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'Mean Machine'

'Mean Machine' falls short of 'Longest Yard'

Friday, March 15, 2002

By Ron Weiskind, Post-Gazette Movie Editor

Did something get lost in the translation, or does "Mean Machine" need subtitles just so we can understand all that British slang?

'Mean Machine'

RATING: R for language and some violence.

STARRING: Vinnie Jones, David Kelly, David Hemmings.

DIRECTOR: Barry Skolnick.

WEB SITE: www.paramountclassics



This remake of the 1974 Burt Reynolds film "The Longest Yard" still features hardened jailbirds and sadistic guards taking it out on each other in a brutal game of football -- but in England, that's the game Americans refer to as soccer.

Reynolds played college football but "Mean Machine" boasts a pro in the lead -- Vinnie Jones, who played in the English soccer leagues and became known for his rough-and-tumble tactics. He made his movie debut in the British caper film "Lock, Stock and Two Smoking Barrels," directed by Guy Ritchie, better known as Madonna's husband.

"Mean Machine" was produced by Ritchie's partner, Matthew Vaughn, and directed by first-timer Barry Skolnick, who attempts to emulate Ritchie's too-hip-for-the-room style of hit-and-run pace, comic edge, macho camaraderie and gangster pulp.

Unfortunately, he forgets to include the richness of character and the sheer confidence that Ritchie imbues in his films. "Mean Machine" also lacks the political subtext of "The Longest Yard," directed by Robert Aldrich, hard-boiled chronicler of antiheroes.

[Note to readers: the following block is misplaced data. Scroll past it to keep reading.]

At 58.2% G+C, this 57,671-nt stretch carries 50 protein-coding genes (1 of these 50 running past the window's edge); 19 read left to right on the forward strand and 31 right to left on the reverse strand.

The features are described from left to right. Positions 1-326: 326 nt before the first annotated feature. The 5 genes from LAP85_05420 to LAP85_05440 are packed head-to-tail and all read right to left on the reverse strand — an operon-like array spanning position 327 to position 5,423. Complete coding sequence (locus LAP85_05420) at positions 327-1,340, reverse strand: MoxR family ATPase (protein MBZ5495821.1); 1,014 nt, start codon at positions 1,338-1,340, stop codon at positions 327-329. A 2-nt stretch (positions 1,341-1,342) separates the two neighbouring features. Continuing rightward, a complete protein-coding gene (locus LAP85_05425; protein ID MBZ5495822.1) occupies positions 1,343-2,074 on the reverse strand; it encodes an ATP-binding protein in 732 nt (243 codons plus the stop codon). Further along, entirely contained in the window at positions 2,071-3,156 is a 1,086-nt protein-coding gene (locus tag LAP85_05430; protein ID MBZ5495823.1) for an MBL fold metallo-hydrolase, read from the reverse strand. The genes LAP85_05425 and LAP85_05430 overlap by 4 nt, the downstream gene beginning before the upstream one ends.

In that movie, you may recall, the sadistic warden played by Eddie Albert orders the prisoners to form a football team not just to give his semipro squad of prison guards some practice but also to show the convicts who's boss by having the guards crush them on the field and pummel them psychologically. It's all about the power.

In "Mean Machine," the warden, known as the governor (David Hemmings), wants his guards to win primarily because he's placed a big bet on them with a bookie to whom he is already in serious debt. It's all about the money.

Maybe that makes him more like Jones' character, Danny Meehan, who got tossed out of professional soccer for throwing a big game against arch-rival Germany. Even the prisoners hate him for that. "You can hold up a bank, rob your old man, even kill a bloke. But sell your country in a game? It's un-bloody English," one con tells him.

Would he sell out the cons in the big game? Maybe. Would the warden sell out his own mother to win his bet? Definitely. There's the difference between them, and it would require a lot more character study than "Mean Machine" offers to make anything worthwhile of it.

It might also require a better actor than Jones, who has strong presence but few expressions. Much of the rest of the cast consists of Guy Ritchie veterans, who can be counted upon to be colorful at the very least. So is their language -- it's a pity that so much of it is unintelligible to the American ear.

"Mean Machine" does little to dissuade anyone from the notion that renting "The Longest Yard" might be the better choice -- especially as the violence of American football is more suited to the story than soccer, even with all the dirty play that was lock, stock and smoking barrel of Jones' athletic career.

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